private void Form2_Shown(object sender, EventArgs e)
        {
            this.StartTime = DateTime.Now;
            this.EndTime = this.StartTime.AddSeconds(20);
            this.TotalMilliseconds = this.EndTime.Subtract(this.StartTime).TotalMilliseconds;
            Messages.Add(new TimedMessage("Message #1", this.StartTime.AddSeconds(8)));
            Messages.Add(new TimedMessage("Message #2", this.StartTime.AddSeconds(15)));
            tmr.Start();
        }

        void tmr_Tick(object sender, EventArgs e)
        {
            if (DateTime.Now <= this.EndTime)
            {
                Double p = DateTime.Now.Subtract(this.StartTime).TotalMilliseconds / this.TotalMilliseconds;
                this.progressBar1.Value = (int)(p * 100);
                
                TimedMessage tm;
                for (int i = 0; i < this.Messages.Count; i++)
                {
                    tm = Messages[i];
                    if (DateTime.Now >= tm.TargetTime)
                    {
                        this.label1.Text = tm.Message;
                        Messages.Remove(tm);
                        break;
                    }
                }
            }
            else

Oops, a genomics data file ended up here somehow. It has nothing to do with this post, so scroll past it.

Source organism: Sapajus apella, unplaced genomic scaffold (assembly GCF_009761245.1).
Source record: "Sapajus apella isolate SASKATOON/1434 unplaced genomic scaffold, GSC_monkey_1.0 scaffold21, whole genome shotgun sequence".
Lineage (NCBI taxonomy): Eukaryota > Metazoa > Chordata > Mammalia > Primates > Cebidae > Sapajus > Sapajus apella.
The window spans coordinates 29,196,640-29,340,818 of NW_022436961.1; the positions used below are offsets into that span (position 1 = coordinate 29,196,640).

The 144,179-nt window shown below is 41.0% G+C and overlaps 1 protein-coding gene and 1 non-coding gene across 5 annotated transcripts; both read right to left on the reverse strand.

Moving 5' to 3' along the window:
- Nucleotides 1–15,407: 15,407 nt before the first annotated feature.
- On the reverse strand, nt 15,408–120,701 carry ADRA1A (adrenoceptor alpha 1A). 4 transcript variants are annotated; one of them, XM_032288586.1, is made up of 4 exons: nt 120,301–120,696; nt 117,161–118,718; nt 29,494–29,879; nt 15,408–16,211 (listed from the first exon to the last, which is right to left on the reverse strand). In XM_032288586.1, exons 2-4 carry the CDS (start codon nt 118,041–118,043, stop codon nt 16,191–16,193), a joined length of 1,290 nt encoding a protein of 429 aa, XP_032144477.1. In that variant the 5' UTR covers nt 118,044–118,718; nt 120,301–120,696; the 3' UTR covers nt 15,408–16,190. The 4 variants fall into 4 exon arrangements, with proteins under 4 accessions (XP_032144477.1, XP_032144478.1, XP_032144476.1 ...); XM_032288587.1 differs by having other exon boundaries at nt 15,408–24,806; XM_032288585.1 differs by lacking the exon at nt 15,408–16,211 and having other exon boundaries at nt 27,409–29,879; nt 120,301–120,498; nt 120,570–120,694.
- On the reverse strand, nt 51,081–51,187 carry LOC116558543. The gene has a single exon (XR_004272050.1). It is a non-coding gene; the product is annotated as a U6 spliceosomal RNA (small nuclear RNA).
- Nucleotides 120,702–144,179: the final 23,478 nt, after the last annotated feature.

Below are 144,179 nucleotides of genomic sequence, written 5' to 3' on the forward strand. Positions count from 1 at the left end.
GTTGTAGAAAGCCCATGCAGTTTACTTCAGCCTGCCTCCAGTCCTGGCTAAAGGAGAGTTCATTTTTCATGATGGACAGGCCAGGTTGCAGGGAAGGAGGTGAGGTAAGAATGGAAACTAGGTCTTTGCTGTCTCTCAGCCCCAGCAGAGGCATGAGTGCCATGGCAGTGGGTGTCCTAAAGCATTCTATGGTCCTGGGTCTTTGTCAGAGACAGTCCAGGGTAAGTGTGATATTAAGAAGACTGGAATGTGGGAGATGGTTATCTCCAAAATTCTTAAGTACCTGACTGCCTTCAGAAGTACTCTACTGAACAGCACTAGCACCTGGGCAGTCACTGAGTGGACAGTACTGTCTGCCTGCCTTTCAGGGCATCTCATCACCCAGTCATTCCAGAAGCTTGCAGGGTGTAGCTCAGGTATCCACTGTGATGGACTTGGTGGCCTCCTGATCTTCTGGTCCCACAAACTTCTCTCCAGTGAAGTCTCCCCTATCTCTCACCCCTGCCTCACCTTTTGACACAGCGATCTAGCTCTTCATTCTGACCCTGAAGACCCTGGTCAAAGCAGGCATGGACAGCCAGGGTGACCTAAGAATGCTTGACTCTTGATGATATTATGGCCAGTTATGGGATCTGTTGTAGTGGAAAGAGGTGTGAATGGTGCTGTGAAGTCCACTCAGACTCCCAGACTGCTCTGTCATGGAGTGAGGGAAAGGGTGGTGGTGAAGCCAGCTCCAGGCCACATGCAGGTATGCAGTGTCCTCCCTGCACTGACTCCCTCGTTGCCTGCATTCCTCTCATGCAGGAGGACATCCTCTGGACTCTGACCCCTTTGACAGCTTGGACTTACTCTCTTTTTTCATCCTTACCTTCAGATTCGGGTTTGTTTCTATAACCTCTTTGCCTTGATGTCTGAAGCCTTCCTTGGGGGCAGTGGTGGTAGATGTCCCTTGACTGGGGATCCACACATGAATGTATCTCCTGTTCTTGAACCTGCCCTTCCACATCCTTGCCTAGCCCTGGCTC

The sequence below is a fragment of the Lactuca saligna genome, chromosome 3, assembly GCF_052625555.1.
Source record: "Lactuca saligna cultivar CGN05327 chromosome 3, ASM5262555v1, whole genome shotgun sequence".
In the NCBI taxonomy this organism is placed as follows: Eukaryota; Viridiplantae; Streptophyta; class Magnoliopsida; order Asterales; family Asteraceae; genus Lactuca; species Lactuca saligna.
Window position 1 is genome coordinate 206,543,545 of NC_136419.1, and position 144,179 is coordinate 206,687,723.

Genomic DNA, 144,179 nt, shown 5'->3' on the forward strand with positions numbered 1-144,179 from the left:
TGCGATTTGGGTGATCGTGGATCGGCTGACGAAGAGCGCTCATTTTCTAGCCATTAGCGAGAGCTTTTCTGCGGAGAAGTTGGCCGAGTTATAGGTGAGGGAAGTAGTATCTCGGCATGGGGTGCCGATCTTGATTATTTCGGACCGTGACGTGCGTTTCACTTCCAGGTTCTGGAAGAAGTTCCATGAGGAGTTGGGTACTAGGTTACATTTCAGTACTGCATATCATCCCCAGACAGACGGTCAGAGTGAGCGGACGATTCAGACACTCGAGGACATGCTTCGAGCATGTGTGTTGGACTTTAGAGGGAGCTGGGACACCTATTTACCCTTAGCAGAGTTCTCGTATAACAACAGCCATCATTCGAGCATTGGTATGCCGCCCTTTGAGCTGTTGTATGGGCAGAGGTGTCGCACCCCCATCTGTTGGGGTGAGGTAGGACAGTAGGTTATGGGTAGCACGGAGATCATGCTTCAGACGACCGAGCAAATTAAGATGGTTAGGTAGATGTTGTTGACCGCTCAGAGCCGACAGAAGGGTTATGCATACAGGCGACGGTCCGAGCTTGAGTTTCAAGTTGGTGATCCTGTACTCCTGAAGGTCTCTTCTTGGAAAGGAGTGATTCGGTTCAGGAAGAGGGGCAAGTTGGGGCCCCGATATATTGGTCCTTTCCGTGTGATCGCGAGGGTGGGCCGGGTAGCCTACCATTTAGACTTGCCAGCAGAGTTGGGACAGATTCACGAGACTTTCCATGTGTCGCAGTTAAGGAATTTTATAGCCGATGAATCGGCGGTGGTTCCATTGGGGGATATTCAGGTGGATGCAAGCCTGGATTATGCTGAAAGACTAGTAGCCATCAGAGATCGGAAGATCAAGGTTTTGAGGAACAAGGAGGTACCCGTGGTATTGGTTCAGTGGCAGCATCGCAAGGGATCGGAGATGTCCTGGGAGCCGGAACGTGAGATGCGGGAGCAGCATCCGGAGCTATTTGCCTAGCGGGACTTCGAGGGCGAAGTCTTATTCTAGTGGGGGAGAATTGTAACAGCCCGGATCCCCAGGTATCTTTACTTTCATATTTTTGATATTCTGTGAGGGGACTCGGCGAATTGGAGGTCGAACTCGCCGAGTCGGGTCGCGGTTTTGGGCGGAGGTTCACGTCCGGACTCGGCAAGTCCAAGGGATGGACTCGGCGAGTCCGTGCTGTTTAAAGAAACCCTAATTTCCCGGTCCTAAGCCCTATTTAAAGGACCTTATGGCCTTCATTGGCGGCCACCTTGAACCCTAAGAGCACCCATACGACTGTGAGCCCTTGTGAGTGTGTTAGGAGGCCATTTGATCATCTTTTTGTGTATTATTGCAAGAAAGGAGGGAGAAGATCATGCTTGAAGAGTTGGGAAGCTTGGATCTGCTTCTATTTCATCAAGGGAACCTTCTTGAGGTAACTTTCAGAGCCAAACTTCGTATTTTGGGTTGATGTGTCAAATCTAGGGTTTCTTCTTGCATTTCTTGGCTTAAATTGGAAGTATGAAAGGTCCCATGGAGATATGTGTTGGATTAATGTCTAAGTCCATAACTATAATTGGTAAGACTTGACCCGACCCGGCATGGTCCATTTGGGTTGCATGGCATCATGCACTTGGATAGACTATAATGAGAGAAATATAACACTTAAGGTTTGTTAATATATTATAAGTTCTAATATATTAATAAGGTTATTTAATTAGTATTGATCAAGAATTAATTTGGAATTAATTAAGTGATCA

{
                this.tmr.Stop();
                this.progressBar1.Value = this.progressBar1.Maximum;
                this.button1.Visible = true;
            }
        }

        private void button1_Click(object sender, EventArgs e)
        {
            this.DialogResult = System.Windows.Forms.DialogResult.OK;
        }

    }
}

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Senior Developer
Commented:
It's not very wise to compete with Idle_Mind but I just want to propose very simple straightforward solution

Of course, there are the following controls on a form:

           this.button1
            this.progressBar1
            this.progressBar1
            this.timer1.
            this.label1
   public partial class Form1 : Form
    {

        public Form1()
        {
            InitializeComponent();
           
        }

        private void Form1_Load(object sender, EventArgs e)
        {
            this.button1.Visible = false;
            this.progressBar1.Minimum = 0;
            this.progressBar1.Maximum = 200;
            this.timer1.Interval = 100;// 1 second
            this.label1.Text = "";
        }
        private void button1_Click_1(object sender, EventArgs e)
        {
            this.Close();
        }

        private void Form1_Shown(object sender, EventArgs e)
        {
            this.timer1.Start();
        }

        private void timer1_Tick(object sender, EventArgs e)
        {
            // increase progressbar
            if (this.progressBar1.Value < this.progressBar1.Maximum)
            {
                this.progressBar1.Value += 1;
            }
            // 5 seconds elapsed (25 ticks on a progre: